Zero-Tolerance Drug Policy Swept Up 9/11 Hero

     BROOKLYN, N.Y. (CN) – Glen Merkitch has scores of medals attesting to his heroic accomplishments with the New York City Fire Department, but he has emotional baggage from them too.
     Merkitch details both in a petition for reinstatement filed Friday in Kings County Supreme Court, noting that dealing “constantly … with horrific images of death and destruction” has made it difficult to recover emotionally from rescue work he performed though off duty when the Twin Towers fell on Sept. 11, 2001.
     This pressure resurfaced for Merkitch in August 2011 when the son of his best friend who was killed in the 9/11 attacks came to visit him, according to the complaint.
     After he failed a random drug test on Aug. 15, Merkitch faced disciplinary charges, and the chief of the New York City Fire Department yanked his most recent medal, saying it would not “look good” to honor a firefighter facing disciplinary charges.
     To “spare himself, his family and the FDNY the time, expense, labor and stress of a disciplinary trial, when the penalty of termination was essentially pre-ordained,” Merkitch resigned in March 2013.
     “He sincerely regrets and apologizes for his inappropriate conduct and the embarrassment it has caused the FDNY and his family,” his petition states.
     Merkitch concedes that the FDNY has a “zero-tolerance policy” when it comes to drug use, but insists that the cocaine found in his urine was an “isolated” incident stemming from the emotional visit he received.
     The former fireman drafted a letter to the FDNY’s commissioner in February 2014, and his wife sent a package outlining her husband’s accomplishments earlier this year.
     Commissioner Daniel Nigro nevertheless denied Merkitch reinstatement this past June.
     Nigro wrote that, “regardless of [his] personal feelings about the rights and wrongs of the situation,” the “laws and regulations” governing the FDNY “preclude me from reinstating someone who resigned while facing disciplinary charges,” according to Merkitch’s petition.
     Merkitch contends that he would be the first person to get a special dispensation, noting that Nigro “ignored his explicit and sole authority” when he reinstated the former commissioner’s son, Joseph Cassano, as an emergemcy medical technician after he resigned amid allegations that he made racist comments on his Twitter account.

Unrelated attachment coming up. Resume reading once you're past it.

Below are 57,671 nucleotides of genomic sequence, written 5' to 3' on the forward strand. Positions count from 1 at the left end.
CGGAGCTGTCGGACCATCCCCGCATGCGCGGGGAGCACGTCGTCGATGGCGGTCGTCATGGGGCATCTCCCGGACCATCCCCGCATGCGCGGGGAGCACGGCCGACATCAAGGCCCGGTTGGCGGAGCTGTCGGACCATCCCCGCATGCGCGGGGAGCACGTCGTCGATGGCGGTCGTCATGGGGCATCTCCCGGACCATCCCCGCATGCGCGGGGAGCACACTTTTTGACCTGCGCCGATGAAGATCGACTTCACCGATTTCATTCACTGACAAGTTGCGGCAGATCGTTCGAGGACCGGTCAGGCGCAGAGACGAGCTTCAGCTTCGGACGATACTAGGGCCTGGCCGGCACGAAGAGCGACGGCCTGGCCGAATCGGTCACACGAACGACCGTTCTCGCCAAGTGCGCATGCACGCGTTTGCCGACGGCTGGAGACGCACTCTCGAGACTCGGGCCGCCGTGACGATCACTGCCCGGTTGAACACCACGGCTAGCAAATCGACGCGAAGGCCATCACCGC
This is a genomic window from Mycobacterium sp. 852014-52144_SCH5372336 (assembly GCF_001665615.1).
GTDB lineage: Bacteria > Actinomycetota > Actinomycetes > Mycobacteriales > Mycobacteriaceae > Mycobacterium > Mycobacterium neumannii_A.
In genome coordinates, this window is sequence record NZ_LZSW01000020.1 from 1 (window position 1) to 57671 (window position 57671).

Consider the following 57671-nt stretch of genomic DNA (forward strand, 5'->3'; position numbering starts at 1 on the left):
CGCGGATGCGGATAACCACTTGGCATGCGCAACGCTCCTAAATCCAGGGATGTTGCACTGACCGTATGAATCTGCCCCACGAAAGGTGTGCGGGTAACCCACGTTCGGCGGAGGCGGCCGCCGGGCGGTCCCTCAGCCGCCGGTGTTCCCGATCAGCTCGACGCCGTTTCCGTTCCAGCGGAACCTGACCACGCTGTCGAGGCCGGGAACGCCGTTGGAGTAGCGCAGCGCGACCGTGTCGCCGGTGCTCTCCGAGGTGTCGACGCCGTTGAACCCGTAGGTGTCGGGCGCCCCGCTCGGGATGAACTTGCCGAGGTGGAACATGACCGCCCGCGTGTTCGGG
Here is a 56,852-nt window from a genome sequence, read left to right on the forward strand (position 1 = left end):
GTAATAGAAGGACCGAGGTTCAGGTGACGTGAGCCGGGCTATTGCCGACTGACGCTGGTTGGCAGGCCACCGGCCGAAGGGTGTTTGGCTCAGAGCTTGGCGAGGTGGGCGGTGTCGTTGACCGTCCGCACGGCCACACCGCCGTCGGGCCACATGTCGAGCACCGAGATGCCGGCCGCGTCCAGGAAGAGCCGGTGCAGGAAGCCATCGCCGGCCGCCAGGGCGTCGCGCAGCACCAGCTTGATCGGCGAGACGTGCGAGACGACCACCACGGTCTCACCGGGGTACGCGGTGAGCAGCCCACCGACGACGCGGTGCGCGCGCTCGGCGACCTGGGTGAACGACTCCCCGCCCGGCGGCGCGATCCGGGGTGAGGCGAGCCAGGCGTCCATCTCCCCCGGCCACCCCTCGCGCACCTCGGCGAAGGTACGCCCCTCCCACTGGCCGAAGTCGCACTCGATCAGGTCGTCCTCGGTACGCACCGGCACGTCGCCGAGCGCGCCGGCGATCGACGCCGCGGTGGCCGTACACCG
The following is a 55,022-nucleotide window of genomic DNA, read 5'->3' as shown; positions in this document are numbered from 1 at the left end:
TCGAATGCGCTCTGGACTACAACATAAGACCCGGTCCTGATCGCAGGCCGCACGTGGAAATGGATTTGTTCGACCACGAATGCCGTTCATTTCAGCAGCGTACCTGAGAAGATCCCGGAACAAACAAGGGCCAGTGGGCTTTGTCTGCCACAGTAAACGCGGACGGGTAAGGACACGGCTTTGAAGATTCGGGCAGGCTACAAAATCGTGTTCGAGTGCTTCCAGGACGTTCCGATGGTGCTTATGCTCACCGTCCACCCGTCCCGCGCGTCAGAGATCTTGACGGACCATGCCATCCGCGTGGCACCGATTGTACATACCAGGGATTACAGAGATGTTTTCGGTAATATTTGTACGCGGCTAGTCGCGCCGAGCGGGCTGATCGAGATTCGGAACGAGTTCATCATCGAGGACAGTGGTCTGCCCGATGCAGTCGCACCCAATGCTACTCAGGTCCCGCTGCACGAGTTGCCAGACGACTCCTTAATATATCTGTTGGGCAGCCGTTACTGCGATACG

Merkitch wants his job back, and his day in court next month.
     After Sept. 11, Merkitch volunteered to work at Ladder 3 in Manhattan, a fire house that saw most of its members join the death toll of 2,606 who died in the World Trade Center during the attacks.
     “Understandably, working there was emotionally very difficult,” his petition states.
     Merkitch enjoyed an “exemplary record as an aggressive, productive and heroic fire fighter,” he says.
     After transferring to Ladder 120 in Brooklyn, Merkitch received a unit citation for his performance at a fire on Fulton Street.
     For his “heroic acts” in that fire, Merkitch got an FDNY Class 3 Medal, the Thomas B. Crimins Medal by the FDNY and the Liberty Medal by the New York Post.
     Merkitch also was inducted into the prestigious FDNY Honor Legion in October 2007.
     He says he applied for and was accepted to serve Rescue Company 1 in Manhattan in 2008.
     There is only one such company in each of New York City’s five boroughs, and they perform rope and water rescues. “They are generally recognized as the most aggressive units in the FDNY,” his petition states.
     Merkitch’s work with that company earned him another Unit Citation for a night dive rescue in 2009. It was this honor that the chief allegedly withdrew after Merkitch failed the drug test.
     He is represented by Michael Block with Sullivan Papain Block McGrath & Cannavo in Manhattan.

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